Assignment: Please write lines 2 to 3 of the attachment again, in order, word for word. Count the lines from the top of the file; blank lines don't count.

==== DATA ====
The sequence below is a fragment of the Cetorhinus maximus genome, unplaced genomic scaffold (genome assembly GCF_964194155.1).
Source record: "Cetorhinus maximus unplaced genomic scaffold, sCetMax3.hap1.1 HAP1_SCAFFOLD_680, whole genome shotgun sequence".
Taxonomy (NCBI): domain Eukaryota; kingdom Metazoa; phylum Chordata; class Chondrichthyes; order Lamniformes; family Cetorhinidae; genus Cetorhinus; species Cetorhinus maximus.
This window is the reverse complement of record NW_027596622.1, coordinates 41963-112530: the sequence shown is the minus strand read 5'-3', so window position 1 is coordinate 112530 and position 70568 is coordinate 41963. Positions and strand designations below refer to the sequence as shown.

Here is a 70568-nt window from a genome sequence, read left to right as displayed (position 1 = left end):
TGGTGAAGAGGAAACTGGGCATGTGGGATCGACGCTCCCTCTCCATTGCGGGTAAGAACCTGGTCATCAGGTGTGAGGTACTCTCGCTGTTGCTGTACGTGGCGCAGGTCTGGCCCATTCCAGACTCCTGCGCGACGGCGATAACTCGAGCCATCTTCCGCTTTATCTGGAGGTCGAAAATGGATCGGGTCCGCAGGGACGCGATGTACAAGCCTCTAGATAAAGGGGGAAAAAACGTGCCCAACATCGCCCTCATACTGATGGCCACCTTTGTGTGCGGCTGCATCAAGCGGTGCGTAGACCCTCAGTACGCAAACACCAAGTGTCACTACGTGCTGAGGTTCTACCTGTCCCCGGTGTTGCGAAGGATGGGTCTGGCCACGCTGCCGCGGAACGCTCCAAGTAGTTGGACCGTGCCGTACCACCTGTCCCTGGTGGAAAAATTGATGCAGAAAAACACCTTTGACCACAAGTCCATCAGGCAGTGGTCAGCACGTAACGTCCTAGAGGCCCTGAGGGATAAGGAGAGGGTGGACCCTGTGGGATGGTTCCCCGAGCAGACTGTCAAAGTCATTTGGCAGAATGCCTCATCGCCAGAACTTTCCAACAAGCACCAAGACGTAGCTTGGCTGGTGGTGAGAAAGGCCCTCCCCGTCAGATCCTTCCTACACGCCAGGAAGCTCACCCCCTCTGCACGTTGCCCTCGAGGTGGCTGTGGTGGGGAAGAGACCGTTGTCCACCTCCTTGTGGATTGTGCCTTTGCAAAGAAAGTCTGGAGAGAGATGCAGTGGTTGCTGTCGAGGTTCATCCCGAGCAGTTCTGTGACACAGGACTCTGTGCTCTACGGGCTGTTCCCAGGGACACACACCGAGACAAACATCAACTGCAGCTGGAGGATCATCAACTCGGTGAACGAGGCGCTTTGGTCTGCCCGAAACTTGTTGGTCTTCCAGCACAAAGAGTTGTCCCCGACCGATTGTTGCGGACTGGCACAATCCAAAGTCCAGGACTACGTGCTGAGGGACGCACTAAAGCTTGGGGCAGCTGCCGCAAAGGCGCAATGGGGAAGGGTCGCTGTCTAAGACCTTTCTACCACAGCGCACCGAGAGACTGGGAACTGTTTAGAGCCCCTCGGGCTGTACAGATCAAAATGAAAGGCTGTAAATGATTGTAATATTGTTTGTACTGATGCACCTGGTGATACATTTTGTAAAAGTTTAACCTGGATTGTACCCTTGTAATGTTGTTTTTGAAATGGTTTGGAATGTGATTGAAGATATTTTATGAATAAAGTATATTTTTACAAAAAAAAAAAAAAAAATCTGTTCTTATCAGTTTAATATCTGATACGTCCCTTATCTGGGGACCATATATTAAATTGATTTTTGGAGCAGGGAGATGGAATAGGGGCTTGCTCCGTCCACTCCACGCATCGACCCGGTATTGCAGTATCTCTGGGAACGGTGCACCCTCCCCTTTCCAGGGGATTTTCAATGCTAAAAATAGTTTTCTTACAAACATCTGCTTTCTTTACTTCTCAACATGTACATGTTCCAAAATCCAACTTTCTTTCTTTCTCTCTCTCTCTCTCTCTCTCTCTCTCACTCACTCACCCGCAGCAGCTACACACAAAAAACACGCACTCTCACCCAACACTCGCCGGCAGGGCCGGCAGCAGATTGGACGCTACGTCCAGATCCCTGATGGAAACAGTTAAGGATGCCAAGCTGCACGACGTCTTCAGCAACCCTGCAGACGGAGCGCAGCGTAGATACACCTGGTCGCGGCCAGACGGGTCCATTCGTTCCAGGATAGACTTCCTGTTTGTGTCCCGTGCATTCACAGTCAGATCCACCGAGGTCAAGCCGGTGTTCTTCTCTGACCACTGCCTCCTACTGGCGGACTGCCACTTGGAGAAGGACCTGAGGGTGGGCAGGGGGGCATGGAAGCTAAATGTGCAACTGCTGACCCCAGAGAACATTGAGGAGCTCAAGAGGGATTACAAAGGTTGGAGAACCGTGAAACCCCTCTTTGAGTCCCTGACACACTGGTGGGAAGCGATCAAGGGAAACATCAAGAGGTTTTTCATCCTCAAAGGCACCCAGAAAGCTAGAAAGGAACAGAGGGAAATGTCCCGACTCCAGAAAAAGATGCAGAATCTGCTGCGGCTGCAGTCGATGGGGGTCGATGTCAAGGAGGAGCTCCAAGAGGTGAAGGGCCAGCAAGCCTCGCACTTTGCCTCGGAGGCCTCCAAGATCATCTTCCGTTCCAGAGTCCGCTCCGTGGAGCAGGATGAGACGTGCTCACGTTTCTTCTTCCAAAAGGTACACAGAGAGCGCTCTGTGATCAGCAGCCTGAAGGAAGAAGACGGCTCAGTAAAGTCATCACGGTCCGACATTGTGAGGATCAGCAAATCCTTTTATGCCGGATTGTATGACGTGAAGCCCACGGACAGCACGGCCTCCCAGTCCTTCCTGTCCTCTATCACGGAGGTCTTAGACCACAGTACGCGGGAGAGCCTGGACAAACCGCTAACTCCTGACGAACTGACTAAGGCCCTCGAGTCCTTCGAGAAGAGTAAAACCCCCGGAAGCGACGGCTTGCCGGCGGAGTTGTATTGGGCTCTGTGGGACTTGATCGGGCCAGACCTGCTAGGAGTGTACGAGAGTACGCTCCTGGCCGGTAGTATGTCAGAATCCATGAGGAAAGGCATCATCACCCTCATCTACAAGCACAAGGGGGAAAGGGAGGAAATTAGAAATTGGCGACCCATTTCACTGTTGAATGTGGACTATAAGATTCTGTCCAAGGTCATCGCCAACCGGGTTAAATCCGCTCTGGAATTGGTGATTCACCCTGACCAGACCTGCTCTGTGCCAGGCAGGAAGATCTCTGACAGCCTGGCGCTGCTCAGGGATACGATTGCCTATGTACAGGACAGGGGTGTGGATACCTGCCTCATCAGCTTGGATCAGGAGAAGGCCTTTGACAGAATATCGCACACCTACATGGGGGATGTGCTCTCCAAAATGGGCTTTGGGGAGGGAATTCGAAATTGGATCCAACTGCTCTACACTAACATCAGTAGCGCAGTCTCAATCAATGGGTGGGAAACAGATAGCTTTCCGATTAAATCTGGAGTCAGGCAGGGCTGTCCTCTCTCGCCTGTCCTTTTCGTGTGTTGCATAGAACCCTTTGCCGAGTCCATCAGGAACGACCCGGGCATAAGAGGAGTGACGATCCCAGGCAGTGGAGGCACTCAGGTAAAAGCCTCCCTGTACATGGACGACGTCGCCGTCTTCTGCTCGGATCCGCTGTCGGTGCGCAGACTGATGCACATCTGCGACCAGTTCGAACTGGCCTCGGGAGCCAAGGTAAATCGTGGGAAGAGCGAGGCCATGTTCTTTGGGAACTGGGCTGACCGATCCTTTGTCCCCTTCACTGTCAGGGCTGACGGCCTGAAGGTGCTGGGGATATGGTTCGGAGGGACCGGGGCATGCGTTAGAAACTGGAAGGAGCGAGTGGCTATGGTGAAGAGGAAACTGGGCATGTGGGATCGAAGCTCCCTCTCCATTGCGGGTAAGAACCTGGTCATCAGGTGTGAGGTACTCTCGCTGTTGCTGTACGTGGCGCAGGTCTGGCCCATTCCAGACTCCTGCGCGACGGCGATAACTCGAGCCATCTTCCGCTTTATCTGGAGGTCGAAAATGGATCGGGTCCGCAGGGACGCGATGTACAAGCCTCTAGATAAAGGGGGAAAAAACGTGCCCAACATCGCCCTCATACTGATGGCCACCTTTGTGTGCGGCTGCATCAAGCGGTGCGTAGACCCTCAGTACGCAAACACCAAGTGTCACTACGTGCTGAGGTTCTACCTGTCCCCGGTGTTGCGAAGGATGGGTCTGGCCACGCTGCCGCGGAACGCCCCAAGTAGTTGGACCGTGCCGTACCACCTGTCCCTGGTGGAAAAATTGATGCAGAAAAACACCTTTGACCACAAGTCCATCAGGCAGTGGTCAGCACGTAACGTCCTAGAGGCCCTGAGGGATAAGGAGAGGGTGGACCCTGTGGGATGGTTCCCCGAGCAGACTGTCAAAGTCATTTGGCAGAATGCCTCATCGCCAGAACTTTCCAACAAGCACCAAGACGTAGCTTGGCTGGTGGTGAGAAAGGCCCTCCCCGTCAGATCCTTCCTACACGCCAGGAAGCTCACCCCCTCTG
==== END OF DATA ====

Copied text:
Source record: "Cetorhinus maximus unplaced genomic scaffold, sCetMax3.hap1.1 HAP1_SCAFFOLD_680, whole genome shotgun sequence".
Taxonomy (NCBI): domain Eukaryota; kingdom Metazoa; phylum Chordata; class Chondrichthyes; order Lamniformes; family Cetorhinidae; genus Cetorhinus; species Cetorhinus maximus.